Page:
Reno Pain

Beginner's Guide to Essential Oils

Written by Nevada Advanced Pain Specialists staff

Essential oil bottles with flowers and herbs inside

When did everyone start using essential oils?

Essential oils have been used medicinally for centuries. Some researchers think that the application of myrrh as a wound salve was the first known use of an essential oil by ancient Egyptians in 1550 BC. Essential oils increased in popularity in the 1970’s and have been growing much more rapidly in the past few years with a rise in consumers opting for natural remedies. The trend seems to have no end in sight. In the US, the essential oils market is estimated to increase from $4.7 billion in 2019 to $7.3 billion by 2024 according to

What are they?

Essential oils are highly concentrated extracts of plant material — such as seeds, flowers, stems or roots. They can be used topically, ingested, as a fragrance, and/or as aromatherapy. Each essential oil is known to have its own special effect, such as lavender for relaxation. Even though essential oils have gained in popularity, many institutions might not recognize their effects. “Essential oils are neither medicines nor drugs because the effects have not been fully assessed yet in terms of science,” says Hideki Kashiwadani, a physiology researcher at Kagoshima University in Japan.

Do they work?

There is an ongoing debate amongst experts on how effective they can be, but a recent poll found that about a third of Americans believe that they truly work for them. “Essential oils don’t work for everyone, but there’s no harm in trying them as long as you use them in a safe way,” says Harpreet Gujral, program director of integrative medicine at Sibley Memorial Hospital. “Even if they just boost your mood, it can make a positive impact on your health and well-being.”

What do scientist say?

Ongoing and continuous research is being done to test the effectiveness of essential oils. Clinical studies are currently underway in Europe, Australia, Japan, India, Canada, and the United States. Many of these studies have shown positive results and describe the remarkable healing properties of various oils, but scientists have not backed the use of essential oils just yet. Since essential oils vary in variety and potency from brand to brand, year to year, and field to field, experiments are extremely difficult to replicate. The lack of a common standard makes it difficult for researchers to make a consensus statement on the effectiveness of essential oils.

How do I get started?

Here are the 3 common uses of essential oils:
• Aromatherapy – Just about any essential oil can be used for aromatherapy. All you need to do is purchase a diffuser. A diffuser is the easiest way to experience an essential oil as an aromatherapy.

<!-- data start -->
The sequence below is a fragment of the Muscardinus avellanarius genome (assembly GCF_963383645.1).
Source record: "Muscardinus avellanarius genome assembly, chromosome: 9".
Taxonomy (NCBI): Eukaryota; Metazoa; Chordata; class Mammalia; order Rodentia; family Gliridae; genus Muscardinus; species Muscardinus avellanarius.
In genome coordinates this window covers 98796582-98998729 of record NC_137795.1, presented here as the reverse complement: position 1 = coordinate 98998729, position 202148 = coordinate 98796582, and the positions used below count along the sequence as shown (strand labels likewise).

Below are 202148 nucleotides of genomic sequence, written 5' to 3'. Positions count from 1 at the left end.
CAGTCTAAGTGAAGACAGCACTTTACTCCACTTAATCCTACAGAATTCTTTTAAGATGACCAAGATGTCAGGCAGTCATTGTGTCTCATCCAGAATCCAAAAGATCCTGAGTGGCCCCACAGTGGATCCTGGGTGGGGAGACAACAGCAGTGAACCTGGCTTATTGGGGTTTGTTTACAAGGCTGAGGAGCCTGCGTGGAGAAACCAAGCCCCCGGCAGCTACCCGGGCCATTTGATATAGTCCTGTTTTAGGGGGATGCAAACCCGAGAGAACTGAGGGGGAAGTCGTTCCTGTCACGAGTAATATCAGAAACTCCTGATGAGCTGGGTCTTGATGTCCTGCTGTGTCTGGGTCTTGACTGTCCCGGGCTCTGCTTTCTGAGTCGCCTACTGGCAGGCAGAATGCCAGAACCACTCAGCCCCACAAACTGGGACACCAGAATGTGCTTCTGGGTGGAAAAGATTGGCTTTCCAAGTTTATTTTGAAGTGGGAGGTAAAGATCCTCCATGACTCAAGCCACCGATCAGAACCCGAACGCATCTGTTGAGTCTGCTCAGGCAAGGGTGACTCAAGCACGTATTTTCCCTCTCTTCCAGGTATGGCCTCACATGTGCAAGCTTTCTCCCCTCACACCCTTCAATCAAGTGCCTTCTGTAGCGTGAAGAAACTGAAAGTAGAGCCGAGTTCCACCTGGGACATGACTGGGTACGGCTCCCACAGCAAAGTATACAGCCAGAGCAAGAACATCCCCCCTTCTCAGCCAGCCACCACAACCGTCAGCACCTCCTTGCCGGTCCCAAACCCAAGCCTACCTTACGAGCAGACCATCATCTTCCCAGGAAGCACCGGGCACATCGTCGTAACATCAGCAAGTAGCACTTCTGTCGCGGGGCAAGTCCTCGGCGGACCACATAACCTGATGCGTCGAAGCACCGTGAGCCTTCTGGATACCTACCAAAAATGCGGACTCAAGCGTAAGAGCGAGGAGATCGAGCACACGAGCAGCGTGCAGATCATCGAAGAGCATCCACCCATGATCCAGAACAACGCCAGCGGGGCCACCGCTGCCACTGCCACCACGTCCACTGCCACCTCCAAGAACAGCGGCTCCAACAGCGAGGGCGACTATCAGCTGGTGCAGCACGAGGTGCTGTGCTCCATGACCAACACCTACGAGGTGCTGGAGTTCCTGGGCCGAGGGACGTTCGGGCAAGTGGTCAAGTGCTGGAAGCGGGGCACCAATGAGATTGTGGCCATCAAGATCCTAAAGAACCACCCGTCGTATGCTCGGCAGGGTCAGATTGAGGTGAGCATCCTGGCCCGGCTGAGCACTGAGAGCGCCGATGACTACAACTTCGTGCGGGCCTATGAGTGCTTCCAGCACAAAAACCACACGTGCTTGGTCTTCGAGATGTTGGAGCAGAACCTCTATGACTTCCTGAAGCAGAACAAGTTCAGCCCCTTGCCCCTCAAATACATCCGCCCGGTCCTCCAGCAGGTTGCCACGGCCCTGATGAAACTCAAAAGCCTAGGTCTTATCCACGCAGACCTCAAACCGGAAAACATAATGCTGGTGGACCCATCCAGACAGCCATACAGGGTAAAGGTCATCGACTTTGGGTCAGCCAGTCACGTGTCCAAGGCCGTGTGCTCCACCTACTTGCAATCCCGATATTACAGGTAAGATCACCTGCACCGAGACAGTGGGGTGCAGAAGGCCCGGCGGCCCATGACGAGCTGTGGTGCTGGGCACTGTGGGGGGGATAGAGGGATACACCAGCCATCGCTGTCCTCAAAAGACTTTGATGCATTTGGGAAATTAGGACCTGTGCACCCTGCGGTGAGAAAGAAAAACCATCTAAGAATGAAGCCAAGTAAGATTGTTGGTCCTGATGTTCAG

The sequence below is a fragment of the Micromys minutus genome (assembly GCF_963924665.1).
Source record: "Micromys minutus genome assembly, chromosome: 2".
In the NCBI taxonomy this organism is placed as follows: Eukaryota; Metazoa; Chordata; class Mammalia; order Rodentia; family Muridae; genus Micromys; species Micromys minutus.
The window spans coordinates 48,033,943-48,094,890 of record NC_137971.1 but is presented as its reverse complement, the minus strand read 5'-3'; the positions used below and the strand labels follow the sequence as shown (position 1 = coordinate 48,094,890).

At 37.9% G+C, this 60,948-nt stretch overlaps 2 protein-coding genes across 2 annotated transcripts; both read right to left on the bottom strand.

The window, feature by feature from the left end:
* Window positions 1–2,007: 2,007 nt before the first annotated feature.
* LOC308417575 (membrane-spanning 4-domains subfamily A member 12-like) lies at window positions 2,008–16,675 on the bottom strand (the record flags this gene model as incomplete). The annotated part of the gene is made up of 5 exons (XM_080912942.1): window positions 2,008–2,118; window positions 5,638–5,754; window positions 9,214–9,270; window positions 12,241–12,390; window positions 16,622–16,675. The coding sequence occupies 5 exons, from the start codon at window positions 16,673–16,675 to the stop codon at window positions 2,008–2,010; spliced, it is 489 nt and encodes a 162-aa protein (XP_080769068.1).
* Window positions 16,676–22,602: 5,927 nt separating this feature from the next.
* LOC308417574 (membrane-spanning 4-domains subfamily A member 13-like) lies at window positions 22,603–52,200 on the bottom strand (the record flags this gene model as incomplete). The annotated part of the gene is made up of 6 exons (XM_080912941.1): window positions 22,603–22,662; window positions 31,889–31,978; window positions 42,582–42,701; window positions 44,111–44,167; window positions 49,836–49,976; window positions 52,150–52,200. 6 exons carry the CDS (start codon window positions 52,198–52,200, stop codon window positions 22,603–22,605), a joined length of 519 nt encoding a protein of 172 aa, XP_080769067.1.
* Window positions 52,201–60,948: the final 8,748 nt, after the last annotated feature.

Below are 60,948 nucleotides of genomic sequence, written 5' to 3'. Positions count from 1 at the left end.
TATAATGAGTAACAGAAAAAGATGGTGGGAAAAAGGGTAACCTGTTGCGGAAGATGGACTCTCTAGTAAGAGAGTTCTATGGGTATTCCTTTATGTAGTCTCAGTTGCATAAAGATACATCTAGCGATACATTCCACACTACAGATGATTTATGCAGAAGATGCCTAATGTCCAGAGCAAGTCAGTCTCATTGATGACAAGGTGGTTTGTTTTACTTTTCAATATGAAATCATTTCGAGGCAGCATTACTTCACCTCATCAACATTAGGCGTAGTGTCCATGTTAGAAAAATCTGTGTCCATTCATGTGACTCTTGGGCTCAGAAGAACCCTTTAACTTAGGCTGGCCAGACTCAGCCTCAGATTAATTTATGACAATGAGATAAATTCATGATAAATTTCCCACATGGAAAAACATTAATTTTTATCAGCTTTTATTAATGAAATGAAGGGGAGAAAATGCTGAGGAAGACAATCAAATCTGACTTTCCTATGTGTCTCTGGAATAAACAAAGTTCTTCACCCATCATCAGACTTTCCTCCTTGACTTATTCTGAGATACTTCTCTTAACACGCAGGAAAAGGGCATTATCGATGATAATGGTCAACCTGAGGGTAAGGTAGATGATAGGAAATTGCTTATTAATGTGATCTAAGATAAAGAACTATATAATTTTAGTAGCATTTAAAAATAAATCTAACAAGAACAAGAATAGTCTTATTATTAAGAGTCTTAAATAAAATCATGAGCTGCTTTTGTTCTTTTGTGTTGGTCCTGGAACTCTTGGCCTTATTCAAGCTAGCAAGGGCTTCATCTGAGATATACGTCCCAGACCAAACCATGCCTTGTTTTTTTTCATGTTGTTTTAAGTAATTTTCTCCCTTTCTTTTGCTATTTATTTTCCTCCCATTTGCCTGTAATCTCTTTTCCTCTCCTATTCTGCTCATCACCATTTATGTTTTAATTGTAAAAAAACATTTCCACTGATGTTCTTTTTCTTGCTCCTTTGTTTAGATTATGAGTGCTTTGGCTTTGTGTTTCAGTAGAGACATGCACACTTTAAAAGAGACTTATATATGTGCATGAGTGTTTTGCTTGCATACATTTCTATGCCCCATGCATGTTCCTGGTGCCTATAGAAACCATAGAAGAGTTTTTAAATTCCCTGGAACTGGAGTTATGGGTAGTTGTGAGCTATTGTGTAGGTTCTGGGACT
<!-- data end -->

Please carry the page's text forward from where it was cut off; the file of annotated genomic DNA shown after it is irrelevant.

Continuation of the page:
• Ingesting – Some people ingest essential oils for medicinal purposes hoping to alleviate or cure an ailment, such as ginger for an upset stomach. Essential oils can be ingested by taking a capsule or a few drops on the tongue. Essential oils can be also used purely for flavoring such as adding citrus to your water or adding oregano oil to a pasta dish. You should never ingest something that hasn’t been cleared by the FDA and you never want to add too much of anything to your body suddenly. Essential oils can be very potent and excessive use of them can be toxic. Talk to your doctor before ingesting essential oils for any medicinal purpose.
• Topically – A few essential oils can used on your skin. Most essential oils are too potent to be used alone and need to be used with a ‘carrier oil’. Carrier oils, such as coconut oil, are used as a base to which you may add a few drops of essential oil. Common application sites are the wrists, palms, or behind the ears.

The following are some of the most popular essential oils and how to use them:
• Lavender Oil for Stress Relief: Lavender is a popular aromatherapy option that is said to improve sleep, reduce stress and anxiety. For a relaxing evening, add a few drops to your bath, use in a diffuser, or add to a carrier oil and rub directly on your wrists. For a good night’s sleep add one or two drops to your pillow before you go to bed.
• Tea Tree Oil for Your Skin: Also called melaleuca, this essential oil is made by steaming the leaves of the Australian Tee Tree. This essential oil was used by Australia’s aboriginal people for wound healing. Today, it’s used on several skin ailments such as acne, athlete’s foot, and insect bites and is believed to have antibacterial components. To use, add to a carrier oil and apply with a cotton ball to the affected area.
• Peppermint Oil for IBS and Tension Relief: There’s some evidence that the peppermint essential oil can help relieve irritable bowel syndrome symptoms when taken in a coated capsule made specifically to be ingested. It is said to also help muscle tension and headaches. For these uses, it should be mixed with a carrier oil and applied directly to the affected area.
• Lemon Oil for Cleansing: Many people find the scent of the lemon essential oil to be invigorating and energizing. This essential oil is known to have antibacterial components so it is commonly used as a cleanser. When ingested, it is said to help the body detoxify. All you have to do is add a drop or two of an FDA approved oil to your water. You can also use it to clean, disinfect and deodorize countertops and other surfaces by mixing 5-6 drops of lemon essential oil to one ounce of water.

This article is meant to be an educational piece on the benefits of essential oils and is not intended to be medical advice. Do not replace any existing medical treatments with essential oils. If you would like to use essential oils medicinally, we recommend you contact your doctor.